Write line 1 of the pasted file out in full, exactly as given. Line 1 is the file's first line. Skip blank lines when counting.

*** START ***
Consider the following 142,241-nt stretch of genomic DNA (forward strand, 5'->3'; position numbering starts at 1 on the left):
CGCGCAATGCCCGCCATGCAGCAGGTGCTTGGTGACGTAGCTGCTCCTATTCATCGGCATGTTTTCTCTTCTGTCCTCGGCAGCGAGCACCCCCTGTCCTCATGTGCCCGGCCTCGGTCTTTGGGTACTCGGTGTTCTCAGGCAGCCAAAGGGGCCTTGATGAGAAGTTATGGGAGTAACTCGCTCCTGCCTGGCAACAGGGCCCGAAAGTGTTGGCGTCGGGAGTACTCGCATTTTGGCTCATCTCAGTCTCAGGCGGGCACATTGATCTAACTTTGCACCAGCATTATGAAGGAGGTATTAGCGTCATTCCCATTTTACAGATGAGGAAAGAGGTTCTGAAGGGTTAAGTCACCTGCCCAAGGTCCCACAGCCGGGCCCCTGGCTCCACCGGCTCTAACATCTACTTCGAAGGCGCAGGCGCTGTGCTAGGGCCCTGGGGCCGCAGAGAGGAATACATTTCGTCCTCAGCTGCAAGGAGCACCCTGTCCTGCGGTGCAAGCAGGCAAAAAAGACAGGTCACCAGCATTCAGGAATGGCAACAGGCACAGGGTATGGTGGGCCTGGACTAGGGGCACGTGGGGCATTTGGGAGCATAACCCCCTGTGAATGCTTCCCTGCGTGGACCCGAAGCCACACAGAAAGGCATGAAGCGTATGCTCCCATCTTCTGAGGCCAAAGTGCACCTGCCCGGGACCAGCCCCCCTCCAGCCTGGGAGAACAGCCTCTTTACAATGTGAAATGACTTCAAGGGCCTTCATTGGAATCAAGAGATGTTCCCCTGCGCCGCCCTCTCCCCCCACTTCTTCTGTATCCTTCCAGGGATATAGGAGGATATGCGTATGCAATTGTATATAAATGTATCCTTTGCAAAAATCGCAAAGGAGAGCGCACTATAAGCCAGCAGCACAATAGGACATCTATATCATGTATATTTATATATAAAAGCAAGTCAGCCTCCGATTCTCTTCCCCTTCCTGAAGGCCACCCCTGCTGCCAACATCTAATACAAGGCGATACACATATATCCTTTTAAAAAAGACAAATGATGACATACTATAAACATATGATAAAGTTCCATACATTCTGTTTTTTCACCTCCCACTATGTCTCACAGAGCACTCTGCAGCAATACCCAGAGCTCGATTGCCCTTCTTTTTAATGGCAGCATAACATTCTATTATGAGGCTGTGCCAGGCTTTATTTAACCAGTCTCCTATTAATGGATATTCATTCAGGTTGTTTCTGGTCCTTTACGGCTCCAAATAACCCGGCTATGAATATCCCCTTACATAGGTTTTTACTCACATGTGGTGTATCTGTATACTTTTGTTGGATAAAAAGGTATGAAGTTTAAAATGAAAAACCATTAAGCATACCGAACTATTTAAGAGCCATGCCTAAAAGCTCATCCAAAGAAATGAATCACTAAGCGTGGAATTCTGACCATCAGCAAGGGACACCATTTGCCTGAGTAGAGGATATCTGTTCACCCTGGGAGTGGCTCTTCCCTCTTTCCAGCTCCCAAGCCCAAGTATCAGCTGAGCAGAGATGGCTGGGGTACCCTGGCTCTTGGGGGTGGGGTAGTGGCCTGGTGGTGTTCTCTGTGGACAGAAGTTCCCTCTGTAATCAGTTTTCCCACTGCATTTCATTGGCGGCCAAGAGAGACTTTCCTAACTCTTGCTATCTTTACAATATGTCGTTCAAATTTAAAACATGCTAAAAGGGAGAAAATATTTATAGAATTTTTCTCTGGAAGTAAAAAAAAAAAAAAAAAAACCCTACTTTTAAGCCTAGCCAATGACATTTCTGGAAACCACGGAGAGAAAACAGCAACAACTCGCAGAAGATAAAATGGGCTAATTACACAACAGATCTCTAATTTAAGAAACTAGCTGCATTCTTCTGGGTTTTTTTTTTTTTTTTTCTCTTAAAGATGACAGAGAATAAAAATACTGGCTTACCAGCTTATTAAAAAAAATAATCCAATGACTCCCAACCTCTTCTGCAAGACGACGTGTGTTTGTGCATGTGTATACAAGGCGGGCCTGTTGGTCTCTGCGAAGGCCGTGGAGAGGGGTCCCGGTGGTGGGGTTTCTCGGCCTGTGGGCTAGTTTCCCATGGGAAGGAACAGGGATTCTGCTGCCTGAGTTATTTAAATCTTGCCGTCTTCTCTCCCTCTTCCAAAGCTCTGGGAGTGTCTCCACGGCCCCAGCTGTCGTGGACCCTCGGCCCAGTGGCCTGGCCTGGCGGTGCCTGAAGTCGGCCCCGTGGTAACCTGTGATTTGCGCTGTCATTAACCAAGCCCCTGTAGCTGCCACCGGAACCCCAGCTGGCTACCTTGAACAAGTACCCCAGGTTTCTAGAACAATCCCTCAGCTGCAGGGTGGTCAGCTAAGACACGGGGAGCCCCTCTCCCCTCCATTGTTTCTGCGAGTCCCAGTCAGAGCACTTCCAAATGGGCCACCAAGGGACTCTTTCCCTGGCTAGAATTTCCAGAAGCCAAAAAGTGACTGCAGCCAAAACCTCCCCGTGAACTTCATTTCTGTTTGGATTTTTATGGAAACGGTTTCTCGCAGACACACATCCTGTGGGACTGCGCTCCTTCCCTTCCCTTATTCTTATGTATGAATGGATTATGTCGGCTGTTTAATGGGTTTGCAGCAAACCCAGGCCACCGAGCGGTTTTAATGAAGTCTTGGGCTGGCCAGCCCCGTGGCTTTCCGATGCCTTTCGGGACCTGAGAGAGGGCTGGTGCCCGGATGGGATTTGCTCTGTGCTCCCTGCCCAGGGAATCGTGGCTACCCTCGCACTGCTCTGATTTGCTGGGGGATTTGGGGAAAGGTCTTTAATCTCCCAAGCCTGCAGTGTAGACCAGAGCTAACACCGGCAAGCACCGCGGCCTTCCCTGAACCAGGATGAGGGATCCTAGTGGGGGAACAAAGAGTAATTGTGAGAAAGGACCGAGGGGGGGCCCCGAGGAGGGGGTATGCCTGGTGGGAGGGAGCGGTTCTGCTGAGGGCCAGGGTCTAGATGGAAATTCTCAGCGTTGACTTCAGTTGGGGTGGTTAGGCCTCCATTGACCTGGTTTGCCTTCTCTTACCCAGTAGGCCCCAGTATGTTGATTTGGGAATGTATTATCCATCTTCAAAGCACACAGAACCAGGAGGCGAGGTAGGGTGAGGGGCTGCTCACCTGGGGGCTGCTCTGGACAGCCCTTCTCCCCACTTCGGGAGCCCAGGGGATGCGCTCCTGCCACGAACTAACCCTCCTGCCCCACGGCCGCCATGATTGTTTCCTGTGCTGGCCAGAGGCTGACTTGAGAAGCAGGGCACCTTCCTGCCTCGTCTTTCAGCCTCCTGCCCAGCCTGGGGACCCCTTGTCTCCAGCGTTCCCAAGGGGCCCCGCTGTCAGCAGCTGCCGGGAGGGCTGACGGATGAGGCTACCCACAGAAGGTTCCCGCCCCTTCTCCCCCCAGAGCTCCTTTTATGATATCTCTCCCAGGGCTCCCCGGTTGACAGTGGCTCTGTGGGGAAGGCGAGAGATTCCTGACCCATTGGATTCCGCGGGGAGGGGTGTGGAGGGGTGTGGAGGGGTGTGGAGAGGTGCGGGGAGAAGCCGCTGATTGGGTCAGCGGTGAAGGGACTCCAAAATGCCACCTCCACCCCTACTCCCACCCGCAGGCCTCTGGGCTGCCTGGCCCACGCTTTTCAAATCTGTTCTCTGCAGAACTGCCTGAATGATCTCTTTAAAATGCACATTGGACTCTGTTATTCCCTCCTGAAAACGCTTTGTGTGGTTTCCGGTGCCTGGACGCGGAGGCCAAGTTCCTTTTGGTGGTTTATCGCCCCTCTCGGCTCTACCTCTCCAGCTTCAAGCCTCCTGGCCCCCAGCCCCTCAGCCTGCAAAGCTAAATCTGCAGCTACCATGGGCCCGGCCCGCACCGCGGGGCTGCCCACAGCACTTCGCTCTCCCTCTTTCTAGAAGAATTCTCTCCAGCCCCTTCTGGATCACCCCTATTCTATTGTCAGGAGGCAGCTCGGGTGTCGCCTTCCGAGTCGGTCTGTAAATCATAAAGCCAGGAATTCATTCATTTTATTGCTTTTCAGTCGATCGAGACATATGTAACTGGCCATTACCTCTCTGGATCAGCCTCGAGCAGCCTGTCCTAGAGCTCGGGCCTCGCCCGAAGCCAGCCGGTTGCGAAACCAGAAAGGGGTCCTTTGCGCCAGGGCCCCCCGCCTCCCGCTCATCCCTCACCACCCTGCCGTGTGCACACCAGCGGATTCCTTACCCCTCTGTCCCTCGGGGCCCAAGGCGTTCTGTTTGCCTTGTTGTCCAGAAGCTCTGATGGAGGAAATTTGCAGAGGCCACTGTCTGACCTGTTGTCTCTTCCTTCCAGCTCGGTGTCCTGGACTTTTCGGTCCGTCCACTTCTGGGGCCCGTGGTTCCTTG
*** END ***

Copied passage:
Consider the following 142,241-nt stretch of genomic DNA (forward strand, 5'->3'; position numbering starts at 1 on the left):